April 20, 2020
Story updated 2020 04 20 17:25
Governor Holcomb extended his “Stay at Home Order” to May 1st. Indiana Governor Eric Holcomb was originally issued Monday, March 23, Executive Order 20-08, ordering all Hoosiers to stay at home from March 25 to April 7 unless they are performing essential functions or work in essential industries. This order was replaced on April 6 by Executive Order 20-18, which is in effect until April 20. Today the Governor issued a new Executive Order 20-22 extending the earlier deadline to May 1st, including relaxing earlier restrictions see below for details.
Pet Grooming Services Permitted
Executive Order 20-22 allows for pet grooming which may occur at a pet salon or store or by mobile unit; however; no pet grooming shall be provided to customers inside any home at this time.
Restrictions on Elective Medical Procedures Being Phased Out
The Governor also said the plan is to relax some restrictions on hospitals. Starting Tuesday April 21st, a phased reduction in restrictions will begin.
The first stage allows hospitals to begin performing elective procedures. If the inventory of Personal Protective Equipment (PPE) remain at appropriate levels, other medical practices and procedures will be permitted the following week — Monday, April 27th. Each facility will determine if their local circumstances permit these actions.
These restrictions were put in place to conserve the inventory of Personal Protective Equipment (PPE), in preparation for the anticipated COVID-19 surge. This surge across the state was not as dramatic as originally anticipated. The Governor said this was due to in large part Hoosiers following the “Hunker Down” orders, and the heroic efforts by clinicians across the entire state. Governor Holcomb praised everyone for their service and sacrifice.
The Governor’s executive order verbatim:
Healthcare and Public Health Operations “For purposes of this Executive Order, individuals may leave their residences to work for or to obtain services through Healthcare and Public Health Operations. The phrase “Healthcare and Public Health Operations” includes the following: hospitals; clinics; dental offices; pharmacies; public health entities, including those that compile, model, analyze and communicate public health information; pharmaceutical, pharmacy, medical device and equipment, and biotechnology companies (including operations, research and development, manufacture, and supply chain); organizations collecting blood, platelets, plasma, and other necessary materials; obstetricians and gynecologists; eye care centers, including those that sell glasses and contact lenses; home healthcare services providers; mental health and substance use providers; other healthcare facilities and suppliers and providers of any related and/ or ancillary healthcare services; entities that transport and dispose of medical materials and remains; and veterinary care and all healthcare services provided to animals.”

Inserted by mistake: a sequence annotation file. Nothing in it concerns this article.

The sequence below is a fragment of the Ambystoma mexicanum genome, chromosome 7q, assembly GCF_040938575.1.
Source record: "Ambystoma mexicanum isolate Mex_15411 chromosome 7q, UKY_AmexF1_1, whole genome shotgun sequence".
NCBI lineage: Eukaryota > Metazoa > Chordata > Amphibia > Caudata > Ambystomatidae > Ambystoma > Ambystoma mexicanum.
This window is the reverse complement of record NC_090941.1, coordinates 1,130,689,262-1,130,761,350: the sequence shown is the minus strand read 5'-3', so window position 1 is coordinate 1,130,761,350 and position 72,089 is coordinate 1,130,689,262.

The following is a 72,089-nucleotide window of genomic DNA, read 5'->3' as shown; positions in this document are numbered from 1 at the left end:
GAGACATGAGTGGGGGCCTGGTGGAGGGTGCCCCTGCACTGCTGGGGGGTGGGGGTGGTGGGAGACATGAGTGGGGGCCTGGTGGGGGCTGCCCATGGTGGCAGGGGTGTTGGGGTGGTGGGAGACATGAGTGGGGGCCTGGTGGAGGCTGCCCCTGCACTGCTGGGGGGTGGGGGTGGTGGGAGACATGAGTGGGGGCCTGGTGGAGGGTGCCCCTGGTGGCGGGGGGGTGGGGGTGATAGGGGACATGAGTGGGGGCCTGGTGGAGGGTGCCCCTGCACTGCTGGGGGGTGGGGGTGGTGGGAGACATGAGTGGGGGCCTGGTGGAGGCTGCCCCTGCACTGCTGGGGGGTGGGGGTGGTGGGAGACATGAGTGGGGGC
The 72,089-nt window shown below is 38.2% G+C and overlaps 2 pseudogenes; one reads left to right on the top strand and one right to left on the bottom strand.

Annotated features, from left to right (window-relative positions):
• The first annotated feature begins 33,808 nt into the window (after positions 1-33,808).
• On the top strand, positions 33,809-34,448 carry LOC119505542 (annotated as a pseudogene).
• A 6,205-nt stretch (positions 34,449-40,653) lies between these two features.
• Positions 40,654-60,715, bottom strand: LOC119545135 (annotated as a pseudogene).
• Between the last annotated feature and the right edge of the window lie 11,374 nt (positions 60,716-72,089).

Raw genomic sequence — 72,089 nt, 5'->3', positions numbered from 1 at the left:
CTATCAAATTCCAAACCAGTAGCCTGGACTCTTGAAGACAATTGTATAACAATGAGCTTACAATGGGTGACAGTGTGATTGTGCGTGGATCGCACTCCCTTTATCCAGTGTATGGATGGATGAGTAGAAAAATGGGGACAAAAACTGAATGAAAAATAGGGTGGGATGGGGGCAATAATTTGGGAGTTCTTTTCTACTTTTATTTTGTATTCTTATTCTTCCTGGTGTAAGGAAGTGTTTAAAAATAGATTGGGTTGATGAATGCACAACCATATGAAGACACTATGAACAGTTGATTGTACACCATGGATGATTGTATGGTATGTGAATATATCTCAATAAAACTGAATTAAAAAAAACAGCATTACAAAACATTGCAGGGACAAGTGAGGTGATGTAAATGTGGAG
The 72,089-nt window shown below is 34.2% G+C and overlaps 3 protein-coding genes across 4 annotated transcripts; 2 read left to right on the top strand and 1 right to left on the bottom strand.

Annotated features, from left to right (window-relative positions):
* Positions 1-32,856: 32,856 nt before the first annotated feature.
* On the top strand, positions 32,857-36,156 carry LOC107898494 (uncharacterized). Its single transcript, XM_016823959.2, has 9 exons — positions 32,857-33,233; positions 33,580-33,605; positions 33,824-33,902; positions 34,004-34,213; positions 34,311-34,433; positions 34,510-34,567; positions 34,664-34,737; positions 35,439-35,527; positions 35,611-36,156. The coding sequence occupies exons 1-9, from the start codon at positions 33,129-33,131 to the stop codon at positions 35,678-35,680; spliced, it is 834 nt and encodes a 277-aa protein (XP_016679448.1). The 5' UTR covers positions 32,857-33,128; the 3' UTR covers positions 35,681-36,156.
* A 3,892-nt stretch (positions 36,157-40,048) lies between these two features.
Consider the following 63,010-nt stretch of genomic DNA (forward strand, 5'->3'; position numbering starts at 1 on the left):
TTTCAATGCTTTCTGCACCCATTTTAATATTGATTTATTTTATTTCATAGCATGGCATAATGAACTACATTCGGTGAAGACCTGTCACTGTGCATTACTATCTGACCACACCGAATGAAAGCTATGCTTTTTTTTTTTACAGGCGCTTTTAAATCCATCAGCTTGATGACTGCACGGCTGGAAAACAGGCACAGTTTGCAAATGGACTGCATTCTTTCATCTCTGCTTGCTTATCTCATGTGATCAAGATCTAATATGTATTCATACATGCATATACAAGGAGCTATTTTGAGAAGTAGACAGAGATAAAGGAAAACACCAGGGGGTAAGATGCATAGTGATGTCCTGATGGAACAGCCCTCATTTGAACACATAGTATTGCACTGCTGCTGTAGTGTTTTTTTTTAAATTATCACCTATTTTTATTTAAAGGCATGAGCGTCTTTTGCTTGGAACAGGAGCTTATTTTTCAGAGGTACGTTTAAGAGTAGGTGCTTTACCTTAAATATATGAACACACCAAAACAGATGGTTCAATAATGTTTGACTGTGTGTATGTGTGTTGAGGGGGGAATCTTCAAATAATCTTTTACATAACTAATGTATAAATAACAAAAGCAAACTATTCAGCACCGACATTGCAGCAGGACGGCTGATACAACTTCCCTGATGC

Further, the phrase “Healthcare and Public Health Operations” shall be construed broadly in order to avoid any impacts to the delivery of healthcare.
“In addition as long as sufficient personal protective equipment (PPE) staff and other supplies are available so as not to detract from what is necessary and appropriate to properly care for and treat patients who have or may have COVJD-19, hospitals should conduct clinically “indicated procedures meant to diagnose, screen and treat medical conditions that have the potential for short-term or long-term morbidity and/or mortality.
These include but are not limited to, cardiac, vascular; neurologic, cancer, gastrointestinal and respiratory procedures as well as those procedures meant to reduce significant pain or symptoms making quality of life unacceptable.
Furthermore in connection with health care providers whether medical, dental or other; and health care facilities whether hospitals ambulatory surgical centers dental facilities plastic surgery centers dermatology offices, abortion clinics or veterinary practices any current restrictions involving their medical procedures that have been imposed by an Executive Order will be re-evaluated for possible modifications as warranted by the circumstances, that would allow for them to resume commencing as of 11:59 p.m. on Sunday April 2, 2020. In addition these restrictions on medical procedures will be re-evaluated every seven (7) days thereafter for any appropriate and timely modifications that could be implemented. ”
This is a developing story and has been updated.
Content – Governor Holcomb Press Release
Story updated 2020 04 20 15:30
Story updated 2020 04 20 16:15
Story updated 2020 04 20 16:50
Story updated 2020 04 20 17:25